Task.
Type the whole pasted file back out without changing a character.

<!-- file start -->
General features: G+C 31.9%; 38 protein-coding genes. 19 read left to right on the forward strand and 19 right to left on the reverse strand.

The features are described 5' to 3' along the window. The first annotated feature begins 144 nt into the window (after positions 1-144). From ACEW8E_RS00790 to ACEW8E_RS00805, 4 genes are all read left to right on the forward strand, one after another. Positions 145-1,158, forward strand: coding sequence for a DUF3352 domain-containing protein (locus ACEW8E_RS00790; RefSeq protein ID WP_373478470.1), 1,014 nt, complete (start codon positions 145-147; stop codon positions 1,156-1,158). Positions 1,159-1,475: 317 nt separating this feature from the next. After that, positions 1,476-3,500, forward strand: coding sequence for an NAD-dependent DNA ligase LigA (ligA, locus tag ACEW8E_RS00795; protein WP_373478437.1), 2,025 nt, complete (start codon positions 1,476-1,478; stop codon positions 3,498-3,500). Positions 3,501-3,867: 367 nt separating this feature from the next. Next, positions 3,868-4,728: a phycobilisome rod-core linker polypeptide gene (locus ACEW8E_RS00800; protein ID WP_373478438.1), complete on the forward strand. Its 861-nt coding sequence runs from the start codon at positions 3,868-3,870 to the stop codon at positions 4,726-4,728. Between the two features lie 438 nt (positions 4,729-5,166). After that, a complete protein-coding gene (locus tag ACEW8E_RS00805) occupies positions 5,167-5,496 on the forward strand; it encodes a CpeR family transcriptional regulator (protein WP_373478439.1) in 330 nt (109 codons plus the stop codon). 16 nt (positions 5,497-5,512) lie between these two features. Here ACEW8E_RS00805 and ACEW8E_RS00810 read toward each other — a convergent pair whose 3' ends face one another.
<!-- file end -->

General features: G+C 31.9%; 38 protein-coding genes. 19 read left to right on the forward strand and 19 right to left on the reverse strand.

The features are described 5' to 3' along the window. The first annotated feature begins 144 nt into the window (after positions 1-144). From ACEW8E_RS00790 to ACEW8E_RS00805, 4 genes are all read left to right on the forward strand, one after another. Positions 145-1,158, forward strand: coding sequence for a DUF3352 domain-containing protein (locus ACEW8E_RS00790; RefSeq protein ID WP_373478470.1), 1,014 nt, complete (start codon positions 145-147; stop codon positions 1,156-1,158). Positions 1,159-1,475: 317 nt separating this feature from the next. After that, positions 1,476-3,500, forward strand: coding sequence for an NAD-dependent DNA ligase LigA (ligA, locus tag ACEW8E_RS00795; protein WP_373478437.1), 2,025 nt, complete (start codon positions 1,476-1,478; stop codon positions 3,498-3,500). Positions 3,501-3,867: 367 nt separating this feature from the next. Next, positions 3,868-4,728: a phycobilisome rod-core linker polypeptide gene (locus ACEW8E_RS00800; protein ID WP_373478438.1), complete on the forward strand. Its 861-nt coding sequence runs from the start codon at positions 3,868-3,870 to the stop codon at positions 4,726-4,728. Between the two features lie 438 nt (positions 4,729-5,166). After that, a complete protein-coding gene (locus tag ACEW8E_RS00805) occupies positions 5,167-5,496 on the forward strand; it encodes a CpeR family transcriptional regulator (protein WP_373478439.1) in 330 nt (109 codons plus the stop codon). 16 nt (positions 5,497-5,512) lie between these two features. Here ACEW8E_RS00805 and ACEW8E_RS00810 read toward each other — a convergent pair whose 3' ends face one another.